Our review of Another Fisherman’s Tale, developed by InnerspaceVR. Available now for PS VR2 (reviewed), Meta Quest 2, and SteamVR.
WHAT IS IT?
The sequel to one of our favourite virtual reality games.
IS IT GOOD?
Yes, though it’s more complicated than it needs to be.
WHO SHOULD PLAY IT?
It’s a fine showcase for VR, though (see above) it’s less accessible than its predecessor.
DIFFERENT KETTLE OF FISH
The original Fisherman’s Tale was one of our favourite VR games back when it debuted. Delightful and full of amusing, inventive surprises, it set a memorable standard for accessible and immersive VR – the kind of game you can show your parents to help them understand the hype.
Another Fisherman’s Tale is not that game. Although it carries over some aspects of the original – notably, a central marionette-like character playing about in a miniature doll-scale world – a flurry of new gameplay mechanics make it more convoluted than it needs to be, while a clumsy narrative undercuts some of the fun. It’s still full of the incredible set pieces and engaging gameplay that made its predecessor such a charmer, but we can’t help thinking that another Another – one that stuck to the basics – would have been a better choice.
FISH OUT OF WATER
In Another Fisherman’s Tale, players take first-person control of a wooden marionette named Bob. Bob, you may recall, was the fisherman/lighthouse keeper of the original game, whose pint-sized adventures largely centered around his life in a narrow, cluttered cabin. Moving around – as in, actually moving around, your VR headset warning when you’re about to bump into your living room sofa – you solved simple puzzles which generally involved poking, prodding, and manipulating Bob’s virtual environment. A Fisherman’s Tale was intuitive, which is why your parents could play it: if you wanted to pick up an object, you could reach out and pick it up. If you wanted to peek out a window, you could lean and peek out a window.
Another Fisherman’s Tale is a textbook example of what happens when a sequel clutters up a winning formula. Yes, you can poke and prod and peek around. And yes, the virtual environment makes a certain sort of sense when you’re navigating through it. But, as sequels are wont to do, it layers on additional elements which, though interesting, wind up detracting from what worked before.
Once again guided by an outrageously faux-French-accented narrator, Another follows Bob not in the constrained space of a lighthouse cabin, but across multiple discrete environments, spread out across linear chapters. While the new environments are entertaining, some work better than others, and each new one that you’re thrown into takes some getting used to.
What takes more getting used to are Bob’s new abilities. Before, Bob’s movements (and by extension, yours) were simple to understand: you walked, you grabbed things, you manipulated them. Now, Bob has gone all Swiss Army on us: his hands can be detached (or fired off) and manipulated independently, and you can even swap out your normal (wooden) hands for a claw or a hook. Sir Daniel Fortesque fans will also be happy to hear that, at nearly any time, you can pop off your head and throw it, whether to get a better view or solve a puzzle.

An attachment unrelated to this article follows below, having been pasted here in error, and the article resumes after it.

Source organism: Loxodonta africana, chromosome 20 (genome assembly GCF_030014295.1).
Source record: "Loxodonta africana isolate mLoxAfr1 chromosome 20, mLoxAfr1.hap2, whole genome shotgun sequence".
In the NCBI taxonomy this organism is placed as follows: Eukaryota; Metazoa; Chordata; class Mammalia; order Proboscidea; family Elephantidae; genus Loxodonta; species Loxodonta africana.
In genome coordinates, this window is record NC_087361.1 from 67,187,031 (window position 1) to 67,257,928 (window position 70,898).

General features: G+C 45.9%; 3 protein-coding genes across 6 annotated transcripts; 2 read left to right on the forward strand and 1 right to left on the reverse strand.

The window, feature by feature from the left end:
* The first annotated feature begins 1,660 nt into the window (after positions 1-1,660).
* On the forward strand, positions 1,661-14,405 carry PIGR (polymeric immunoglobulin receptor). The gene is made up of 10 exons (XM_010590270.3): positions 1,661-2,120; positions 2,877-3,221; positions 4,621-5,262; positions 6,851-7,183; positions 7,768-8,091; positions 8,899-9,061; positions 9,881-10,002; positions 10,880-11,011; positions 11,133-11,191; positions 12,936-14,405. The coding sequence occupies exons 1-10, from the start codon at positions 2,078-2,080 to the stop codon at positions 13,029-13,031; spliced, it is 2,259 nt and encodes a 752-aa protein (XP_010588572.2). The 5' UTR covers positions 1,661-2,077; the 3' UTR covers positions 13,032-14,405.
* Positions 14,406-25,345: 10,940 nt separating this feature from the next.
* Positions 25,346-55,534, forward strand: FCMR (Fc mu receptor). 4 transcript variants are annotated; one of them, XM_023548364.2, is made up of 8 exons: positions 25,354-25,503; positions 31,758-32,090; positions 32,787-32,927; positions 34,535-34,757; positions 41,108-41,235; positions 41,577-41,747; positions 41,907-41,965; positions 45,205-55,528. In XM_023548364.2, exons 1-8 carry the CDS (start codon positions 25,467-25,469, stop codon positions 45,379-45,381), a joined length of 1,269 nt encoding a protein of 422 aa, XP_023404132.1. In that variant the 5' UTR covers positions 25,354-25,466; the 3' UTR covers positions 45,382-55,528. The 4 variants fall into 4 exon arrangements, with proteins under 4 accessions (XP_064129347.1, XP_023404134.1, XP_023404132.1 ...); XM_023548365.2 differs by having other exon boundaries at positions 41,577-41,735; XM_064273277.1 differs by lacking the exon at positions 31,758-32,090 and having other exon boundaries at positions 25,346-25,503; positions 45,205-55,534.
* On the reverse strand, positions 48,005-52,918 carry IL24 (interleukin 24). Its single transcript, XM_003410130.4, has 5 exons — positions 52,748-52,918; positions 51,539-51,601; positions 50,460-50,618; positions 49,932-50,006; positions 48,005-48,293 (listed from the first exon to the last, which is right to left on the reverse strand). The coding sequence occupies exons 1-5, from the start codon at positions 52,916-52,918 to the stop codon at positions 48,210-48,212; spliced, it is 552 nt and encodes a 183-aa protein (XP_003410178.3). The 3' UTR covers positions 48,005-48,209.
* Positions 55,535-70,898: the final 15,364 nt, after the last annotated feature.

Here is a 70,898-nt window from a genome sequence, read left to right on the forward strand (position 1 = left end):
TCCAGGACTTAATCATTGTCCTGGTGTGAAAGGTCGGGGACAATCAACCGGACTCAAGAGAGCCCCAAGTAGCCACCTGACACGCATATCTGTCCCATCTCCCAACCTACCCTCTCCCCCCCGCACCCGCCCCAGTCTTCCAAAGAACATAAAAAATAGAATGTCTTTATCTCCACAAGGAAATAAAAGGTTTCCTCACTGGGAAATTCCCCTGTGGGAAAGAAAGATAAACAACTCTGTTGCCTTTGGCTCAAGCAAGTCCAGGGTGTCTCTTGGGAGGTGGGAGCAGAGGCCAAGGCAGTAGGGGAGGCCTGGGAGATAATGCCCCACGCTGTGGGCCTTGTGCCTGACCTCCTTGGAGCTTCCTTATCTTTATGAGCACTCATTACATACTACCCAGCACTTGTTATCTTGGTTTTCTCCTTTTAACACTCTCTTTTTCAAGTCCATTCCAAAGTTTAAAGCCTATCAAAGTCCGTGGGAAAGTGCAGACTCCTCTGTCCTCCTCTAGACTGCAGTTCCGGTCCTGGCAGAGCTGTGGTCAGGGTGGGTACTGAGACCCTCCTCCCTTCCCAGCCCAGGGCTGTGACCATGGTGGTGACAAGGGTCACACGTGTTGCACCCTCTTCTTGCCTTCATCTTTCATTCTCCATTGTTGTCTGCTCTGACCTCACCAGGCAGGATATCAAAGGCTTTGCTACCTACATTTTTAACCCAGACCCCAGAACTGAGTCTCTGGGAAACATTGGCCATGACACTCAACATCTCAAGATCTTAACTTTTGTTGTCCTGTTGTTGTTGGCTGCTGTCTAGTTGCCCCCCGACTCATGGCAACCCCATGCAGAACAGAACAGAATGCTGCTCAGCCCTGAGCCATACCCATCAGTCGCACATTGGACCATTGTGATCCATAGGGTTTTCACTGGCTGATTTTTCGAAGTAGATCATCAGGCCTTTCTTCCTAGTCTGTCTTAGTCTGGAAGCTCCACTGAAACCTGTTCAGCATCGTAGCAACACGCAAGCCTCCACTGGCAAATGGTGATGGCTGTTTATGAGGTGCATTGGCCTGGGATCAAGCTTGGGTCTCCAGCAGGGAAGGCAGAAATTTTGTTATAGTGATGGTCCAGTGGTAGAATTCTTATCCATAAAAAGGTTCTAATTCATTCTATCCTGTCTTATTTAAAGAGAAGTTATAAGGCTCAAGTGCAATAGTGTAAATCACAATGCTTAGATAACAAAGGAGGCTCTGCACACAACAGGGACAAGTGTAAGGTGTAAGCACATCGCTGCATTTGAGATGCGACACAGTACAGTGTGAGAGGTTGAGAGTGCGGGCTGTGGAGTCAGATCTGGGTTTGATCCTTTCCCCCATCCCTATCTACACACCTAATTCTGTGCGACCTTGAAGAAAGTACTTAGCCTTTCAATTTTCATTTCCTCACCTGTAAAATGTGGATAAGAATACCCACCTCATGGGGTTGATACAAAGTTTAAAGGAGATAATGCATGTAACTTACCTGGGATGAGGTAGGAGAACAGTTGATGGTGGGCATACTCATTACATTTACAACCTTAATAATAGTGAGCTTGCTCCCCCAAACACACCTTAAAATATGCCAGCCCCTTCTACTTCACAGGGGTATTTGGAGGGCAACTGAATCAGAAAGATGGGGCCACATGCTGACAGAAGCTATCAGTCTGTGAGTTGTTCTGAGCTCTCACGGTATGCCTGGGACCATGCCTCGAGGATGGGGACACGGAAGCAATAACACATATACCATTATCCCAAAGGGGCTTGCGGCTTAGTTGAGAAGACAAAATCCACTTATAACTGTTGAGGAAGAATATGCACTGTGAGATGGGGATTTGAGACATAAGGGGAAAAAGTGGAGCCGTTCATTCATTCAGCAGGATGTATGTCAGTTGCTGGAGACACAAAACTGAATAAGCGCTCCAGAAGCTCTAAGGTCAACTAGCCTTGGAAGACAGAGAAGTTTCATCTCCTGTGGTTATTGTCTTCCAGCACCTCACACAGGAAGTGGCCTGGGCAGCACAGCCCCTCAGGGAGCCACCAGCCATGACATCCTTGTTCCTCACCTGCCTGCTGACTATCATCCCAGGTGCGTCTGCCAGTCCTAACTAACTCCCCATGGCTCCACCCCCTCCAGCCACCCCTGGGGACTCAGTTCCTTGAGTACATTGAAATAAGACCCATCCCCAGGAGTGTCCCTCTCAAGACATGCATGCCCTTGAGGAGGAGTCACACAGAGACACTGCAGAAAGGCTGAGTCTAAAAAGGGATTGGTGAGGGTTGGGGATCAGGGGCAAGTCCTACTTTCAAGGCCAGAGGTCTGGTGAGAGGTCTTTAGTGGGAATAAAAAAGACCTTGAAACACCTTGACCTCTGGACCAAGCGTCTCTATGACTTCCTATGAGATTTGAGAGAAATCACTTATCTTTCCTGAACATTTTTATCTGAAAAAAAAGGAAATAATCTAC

While the game puts good use to these mechanics with its many, varied puzzles, the controls are not always the most responsive or intuitive. These new puzzle mechanics also put Another Fisherman’s Tale slightly out of reach of the coveted non-gamer demographic. Put another way: Another Fisherman’s Tale fails the “parent” test.
OFF THE HOOK
If the new controls and gameplay mechanics are a bit much, so too does the story – which introduces themes around aging and illness – depart from what worked before.
Look, video games don’t necessarily have the best record of grappling with these themes. For every That Dragon, Cancer or Silent Hill 2, there’s a The Medium or Heavy Rain, games which fundamentally misunderstand the nature of illness or which use it as a cheap shortcut for character development. Another Fisherman’s Tale – which is, after all, a comedy – isn’t exactly that, but its maudlin framing device (no spoilers!) feels, at best, unnecessary.
In the end, however, Another‘s narrative missteps are forgivable, not least because they’re all in service of a genuinely well-intentioned story that never once feels exploitative. While the game would have been better served if it focussed purely on the whimsical elements which made the original a success – and which, to be clear, are also present here – it’s still fun in its own right.
Neither can I really find too much to fault in the new, slightly more complex controls. Though these will, inevitably, alienate more casual players, Another Fisherman’s Tale definitely rewards those gamers who see it through. Plus, I’m glad to see there are still developers out there experimenting in the VR space. More fishermen, less zombies, please!
Final score: 8/10 Pinocchios.
Visit the official website for Another Fisherman’s Tale here.